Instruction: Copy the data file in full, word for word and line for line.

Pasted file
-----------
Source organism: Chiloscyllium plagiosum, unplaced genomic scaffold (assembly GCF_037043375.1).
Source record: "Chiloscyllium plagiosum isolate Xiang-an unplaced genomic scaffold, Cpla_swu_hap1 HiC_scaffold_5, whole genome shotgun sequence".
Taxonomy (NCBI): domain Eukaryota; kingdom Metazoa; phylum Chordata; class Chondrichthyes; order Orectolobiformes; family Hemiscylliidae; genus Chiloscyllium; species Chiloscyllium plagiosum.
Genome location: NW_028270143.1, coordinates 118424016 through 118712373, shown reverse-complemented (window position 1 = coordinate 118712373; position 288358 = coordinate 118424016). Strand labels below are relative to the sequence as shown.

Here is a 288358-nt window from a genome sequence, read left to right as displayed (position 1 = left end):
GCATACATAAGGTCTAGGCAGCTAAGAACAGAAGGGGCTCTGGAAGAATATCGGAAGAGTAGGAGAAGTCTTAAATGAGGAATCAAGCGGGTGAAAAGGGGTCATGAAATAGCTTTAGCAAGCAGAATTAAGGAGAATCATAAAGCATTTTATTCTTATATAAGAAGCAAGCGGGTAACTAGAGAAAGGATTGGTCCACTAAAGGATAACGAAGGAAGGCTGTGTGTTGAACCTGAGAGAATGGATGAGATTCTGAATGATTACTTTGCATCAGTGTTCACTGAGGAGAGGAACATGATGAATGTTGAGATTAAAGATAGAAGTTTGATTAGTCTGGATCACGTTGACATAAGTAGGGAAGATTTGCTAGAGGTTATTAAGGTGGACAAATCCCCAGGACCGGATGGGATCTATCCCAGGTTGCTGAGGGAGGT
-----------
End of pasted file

Source organism: Chiloscyllium plagiosum, unplaced genomic scaffold (assembly GCF_037043375.1).
Source record: "Chiloscyllium plagiosum isolate Xiang-an unplaced genomic scaffold, Cpla_swu_hap1 HiC_scaffold_5, whole genome shotgun sequence".
Taxonomy (NCBI): domain Eukaryota; kingdom Metazoa; phylum Chordata; class Chondrichthyes; order Orectolobiformes; family Hemiscylliidae; genus Chiloscyllium; species Chiloscyllium plagiosum.
Genome location: NW_028270143.1, coordinates 118424016 through 118712373, shown reverse-complemented (window position 1 = coordinate 118712373; position 288358 = coordinate 118424016). Strand labels below are relative to the sequence as shown.

Here is a 288358-nt window from a genome sequence, read left to right as displayed (position 1 = left end):
GCATACATAAGGTCTAGGCAGCTAAGAACAGAAGGGGCTCTGGAAGAATATCGGAAGAGTAGGAGAAGTCTTAAATGAGGAATCAAGCGGGTGAAAAGGGGTCATGAAATAGCTTTAGCAAGCAGAATTAAGGAGAATCATAAAGCATTTTATTCTTATATAAGAAGCAAGCGGGTAACTAGAGAAAGGATTGGTCCACTAAAGGATAACGAAGGAAGGCTGTGTGTTGAACCTGAGAGAATGGATGAGATTCTGAATGATTACTTTGCATCAGTGTTCACTGAGGAGAGGAACATGATGAATGTTGAGATTAAAGATAGAAGTTTGATTAGTCTGGATCACGTTGACATAAGTAGGGAAGATTTGCTAGAGGTTATTAAGGTGGACAAATCCCCAGGACCGGATGGGATCTATCCCAGGTTGCTGAGGGAGGT